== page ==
As you have seen in the course of this chapter, you must make several decisions
about cursors when you want to access data with VB and ADO.
These decisions fall into the following categories:
Do you really need a cursor at all?
Should you build the cursor on the client or on the server?
How should the cursor behave?
What locking strategy should the cursor implement?
The criterion to use for choosing the right cursor for the job can be stated
in one simple, general rule: Build the cursor that uses the fewest resources and
still does the job. Remember, the most economical cursor of all is the "firehose"
cursor, discussed in the sections titled "Forward-Only Cursors"
and "Using Locking Strategies to Ensure Data
Because of the great array of DBMSs that can be implemented with cursor-implemented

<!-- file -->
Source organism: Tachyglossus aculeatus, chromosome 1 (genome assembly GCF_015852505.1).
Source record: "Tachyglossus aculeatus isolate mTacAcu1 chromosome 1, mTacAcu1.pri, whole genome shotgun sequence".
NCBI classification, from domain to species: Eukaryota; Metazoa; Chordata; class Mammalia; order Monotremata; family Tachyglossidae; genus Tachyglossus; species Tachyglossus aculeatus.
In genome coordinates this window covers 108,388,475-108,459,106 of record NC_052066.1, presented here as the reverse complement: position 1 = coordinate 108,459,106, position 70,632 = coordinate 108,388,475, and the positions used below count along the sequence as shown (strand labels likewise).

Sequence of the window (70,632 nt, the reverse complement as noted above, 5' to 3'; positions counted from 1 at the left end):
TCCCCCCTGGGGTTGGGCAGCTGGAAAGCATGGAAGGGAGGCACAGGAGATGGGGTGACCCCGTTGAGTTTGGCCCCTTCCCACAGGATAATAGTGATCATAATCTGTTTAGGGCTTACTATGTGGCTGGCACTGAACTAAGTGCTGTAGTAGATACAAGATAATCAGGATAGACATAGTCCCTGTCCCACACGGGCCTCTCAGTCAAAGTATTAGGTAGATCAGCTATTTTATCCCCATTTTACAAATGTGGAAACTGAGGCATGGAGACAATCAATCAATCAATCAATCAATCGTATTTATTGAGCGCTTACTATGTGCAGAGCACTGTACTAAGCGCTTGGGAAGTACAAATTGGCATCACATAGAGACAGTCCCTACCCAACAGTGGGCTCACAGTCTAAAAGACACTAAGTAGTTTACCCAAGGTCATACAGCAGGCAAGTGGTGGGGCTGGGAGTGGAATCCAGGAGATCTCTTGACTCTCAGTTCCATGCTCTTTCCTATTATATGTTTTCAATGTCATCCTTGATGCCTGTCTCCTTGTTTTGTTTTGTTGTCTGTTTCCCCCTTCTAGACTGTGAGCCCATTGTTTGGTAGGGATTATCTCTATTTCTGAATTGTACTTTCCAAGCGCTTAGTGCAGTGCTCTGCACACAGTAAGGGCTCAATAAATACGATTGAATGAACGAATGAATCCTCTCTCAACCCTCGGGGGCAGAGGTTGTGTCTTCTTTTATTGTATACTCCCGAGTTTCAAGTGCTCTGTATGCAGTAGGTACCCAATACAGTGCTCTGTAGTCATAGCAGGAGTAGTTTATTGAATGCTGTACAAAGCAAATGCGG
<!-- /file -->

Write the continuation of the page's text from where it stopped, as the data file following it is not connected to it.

rowsets, you may find that some cursor types will give you more or less functionality than
documented for a particular combination of cursor location, cursor type, or locking strategy.
To find out what the ADO "official line" is on any given Recordset's
capabilities (that is, what ADO believes that the Recordset can do, based on what the provider
believes that it can do), you can use the Recordset's Supports method, passing it one of the following
nine constants (whose names are self-explanatory):
Each of these listed constants refers to some capability of the Recordset.
When one of the constants is passed to the Supports method, the Supports method returns a True or
False value, indicating whether the Recordset has that capability.
The following line of code would set the variable blnCanUpdate to True or False,
for example, and thus tell you whether the Update method would work for the Recordset named rsEmployees:
blnCanUpdate = rsEmployees.Supports(adUpdate)